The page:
The Hot Zone

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Kinshasa Highway Symbol Analysis

Kinshasa Highway Symbol Icon
Kinshasa Highway, which spans the width of the continent of Africa, symbolizes the dangers of globalization and innovation. Paved in the 1970s, the increased traffic on that road greatly facilitated and sped up the spread of HIV/AIDS. In fact, Preston goes so far as to rename Kinshasa Highway “AIDS Highway” for the large role that it played in the disease’s destructive toll on the human race. To Preston, Kinshasa Highway emblemizes an innovation that appeared useful and groundbreaking at the time, but ended up causing destruction and death as it helped the spread of a deadly virus. He uses Kinshasa Highway as a warning for his readers, meaning for us to understand that other elements of our modern world could easily be turned against us by ancient viruses.

Kinshasa Highway Quotes in The Hot Zone

The The Hot Zone quotes below all refer to the symbol of Kinshasa Highway. For each quote, you can also see the other characters and themes related to it (each theme is indicated by its own dot and icon, like this one:
The Power of Nature Theme Icon
). Note: all page and citation info for the quotes below refers to the Anchor Books edition of The Hot Zone published in 1999.
Part 1, Chapter 3 Quotes

When you begin probing into the origins of AIDS and Marburg, light fails and things go dark, but you sense hidden connections. Both viruses seem part of a pattern.

Related Characters: Richard Preston (speaker)
Related Symbols: Kinshasa Highway
Page Number: 34
Explanation and Analysis:

As he often does within the book, Preston here compares the Ebola family of viruses with HIV/AIDS. The major difference, of course, is that AIDS has become a worldwide pandemic, while Ebola is (at least for now) confined to certain parts of the African continent. The "pattern" to which Preston refers is the increase of viruses that originate in animals, such as Ebola, HIV, swine flu, and Zika making their way towards infecting the human race.

Preston implies frequently throughout the book that this upswing in such viruses has to do with human globalization, and our increased encroachment on the natural environment. He believes that as humans continue to populate the globe, such outbreaks and pandemics will become more and more frequent. These diseases will only be aided by modern conveniences such as planes and trains, which make it even easier for diseases to spread quickly across continents.

The "pattern" that Preston describes is a foreboding one, especially if you believe, as he does, that it is going to occur more and more frequently in the years to come. This belief sits at the center of The Hot Zone, and is responsible for the book's continued relevance long after its publication. 

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Part 4, Chapter 1 Quotes

The paving of Kinshasa Highway affected every person on earth, and turned out to be one of the most important events of the twentieth century. It has already cost at least ten million lives, with the likelihood that the ultimate number of human casualties will vastly exceed the deaths in the Second World War. In effect, I had witnessed a crucial event in the emergence of AIDS, the transformation of a thread of dirt into a ribbon of tar.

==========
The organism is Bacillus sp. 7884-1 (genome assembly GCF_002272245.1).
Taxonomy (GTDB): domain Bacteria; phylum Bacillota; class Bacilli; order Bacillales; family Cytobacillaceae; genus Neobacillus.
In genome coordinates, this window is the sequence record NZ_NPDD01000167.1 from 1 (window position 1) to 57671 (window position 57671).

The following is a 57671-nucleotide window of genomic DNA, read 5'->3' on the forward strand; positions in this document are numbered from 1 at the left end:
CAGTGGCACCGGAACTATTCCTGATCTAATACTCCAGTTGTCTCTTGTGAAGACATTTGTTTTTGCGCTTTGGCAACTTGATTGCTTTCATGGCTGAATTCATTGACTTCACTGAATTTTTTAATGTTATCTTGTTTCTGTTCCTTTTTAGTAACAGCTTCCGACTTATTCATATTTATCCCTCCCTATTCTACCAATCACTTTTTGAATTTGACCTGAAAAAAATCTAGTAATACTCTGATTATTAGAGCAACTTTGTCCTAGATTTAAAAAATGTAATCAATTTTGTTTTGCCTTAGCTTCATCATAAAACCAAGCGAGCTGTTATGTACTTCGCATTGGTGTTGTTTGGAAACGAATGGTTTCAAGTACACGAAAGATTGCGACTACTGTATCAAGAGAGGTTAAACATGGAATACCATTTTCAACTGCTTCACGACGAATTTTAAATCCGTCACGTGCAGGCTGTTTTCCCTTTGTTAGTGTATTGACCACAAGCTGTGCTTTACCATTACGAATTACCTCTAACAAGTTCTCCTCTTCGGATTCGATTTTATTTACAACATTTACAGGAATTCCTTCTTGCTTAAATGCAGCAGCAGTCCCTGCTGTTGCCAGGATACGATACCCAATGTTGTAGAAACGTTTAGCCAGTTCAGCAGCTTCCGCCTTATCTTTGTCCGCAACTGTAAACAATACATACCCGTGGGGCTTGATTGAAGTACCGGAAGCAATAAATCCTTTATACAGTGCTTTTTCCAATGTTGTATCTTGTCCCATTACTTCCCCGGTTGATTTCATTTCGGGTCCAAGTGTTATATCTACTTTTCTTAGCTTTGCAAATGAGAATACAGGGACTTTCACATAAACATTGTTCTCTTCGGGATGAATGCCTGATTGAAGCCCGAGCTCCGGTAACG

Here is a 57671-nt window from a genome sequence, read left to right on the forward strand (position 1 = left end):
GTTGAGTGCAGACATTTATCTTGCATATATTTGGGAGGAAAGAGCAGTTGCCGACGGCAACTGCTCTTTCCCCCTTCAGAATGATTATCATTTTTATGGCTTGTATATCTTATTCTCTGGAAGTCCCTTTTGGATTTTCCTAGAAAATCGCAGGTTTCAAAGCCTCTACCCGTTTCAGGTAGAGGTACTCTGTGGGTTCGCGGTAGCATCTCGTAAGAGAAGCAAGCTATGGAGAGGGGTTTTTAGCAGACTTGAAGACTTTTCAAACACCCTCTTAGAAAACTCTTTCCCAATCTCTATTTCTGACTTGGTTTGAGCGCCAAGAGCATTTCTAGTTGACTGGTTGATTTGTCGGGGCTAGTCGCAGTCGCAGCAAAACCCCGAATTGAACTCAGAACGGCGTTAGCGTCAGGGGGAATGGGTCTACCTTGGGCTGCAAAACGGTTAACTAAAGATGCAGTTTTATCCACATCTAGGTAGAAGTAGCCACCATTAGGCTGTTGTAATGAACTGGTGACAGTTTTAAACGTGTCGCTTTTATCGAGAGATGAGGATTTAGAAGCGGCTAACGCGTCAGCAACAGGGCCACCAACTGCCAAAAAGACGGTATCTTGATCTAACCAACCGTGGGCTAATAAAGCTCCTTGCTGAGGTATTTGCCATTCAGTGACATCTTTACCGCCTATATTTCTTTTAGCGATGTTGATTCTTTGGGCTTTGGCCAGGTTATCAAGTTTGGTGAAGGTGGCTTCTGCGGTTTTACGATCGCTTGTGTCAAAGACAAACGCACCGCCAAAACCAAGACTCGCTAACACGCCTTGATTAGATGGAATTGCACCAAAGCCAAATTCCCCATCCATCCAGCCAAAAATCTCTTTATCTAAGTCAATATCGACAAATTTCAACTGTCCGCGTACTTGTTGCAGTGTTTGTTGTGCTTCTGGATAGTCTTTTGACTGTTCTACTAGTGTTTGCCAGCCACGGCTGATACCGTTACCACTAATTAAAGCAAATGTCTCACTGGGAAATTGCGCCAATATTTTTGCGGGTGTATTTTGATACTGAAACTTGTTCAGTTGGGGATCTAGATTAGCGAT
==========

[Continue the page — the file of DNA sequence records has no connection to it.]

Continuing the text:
Related Characters: Richard Preston (speaker)
Related Symbols: Kinshasa Highway
Page Number: 287
Explanation and Analysis:

As he travels to Mount Elgon, Richard Preston describes his childhood, some of which he spent near the construction of the Kinshasa Highway, which ended up spreading HIV/AIDS throughout many African nations because of the ease of travel—and thus of disease transmission—that it allowed. By telling the story of the Kinshasa Highway, Preston hopes to show that human progress can often have unintended consequences. Although the highway was supposed to be a source of trade, convenience, and modernity, it in fact provided a quick and easy way for HIV/AIDS to expand its range.

Preston puts the story of Kinshasa Highway in dramatic terms, saying that the highway has "already cost at least ten million lives" and calling its paving a vital twentieth-century event. He wants his readers to understand how easily and yet unpredictably humans can cause destruction, especially when viruses are involved. Preston's message is clear: the fact that HIV/AIDS spread so quickly and easily means that Ebola could one day do the same. 

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Kinshasa Highway Symbol Timeline in The Hot Zone

The timeline below shows where the symbol Kinshasa Highway appears in The Hot Zone. The colored dots and icons indicate which themes are associated with that appearance.
Part 1, Chapter 1: Something in the Forest
The Power of Nature Theme Icon
Human Error and Fragility Theme Icon
Globalization Theme Icon
...began to infect humans. In the late 1970s and early 1980s, AIDS spread along the Kinshasa Highway , a new road that spans much of the width of Africa. HIV, Preston explains,... (full context)
Part 4, Chapter 1: Highway
The Power of Nature Theme Icon
Human Error and Fragility Theme Icon
Globalization Theme Icon
Innovation and Curiosity vs. Hubris  Theme Icon
...Rift valley. He adds that the road “is a segment of the AIDS highway, the Kinshasa Highway ,” a trans-African road along which HIV traveled when it first began to break out.... (full context)
The Power of Nature Theme Icon
Human Error and Fragility Theme Icon
Globalization Theme Icon
Innovation and Curiosity vs. Hubris  Theme Icon
...the disease takes years to kill its human hosts. Preston connects the paving of the Kinshasa Highway with the spread of the disease, explaining that when he was young, the road was... (full context)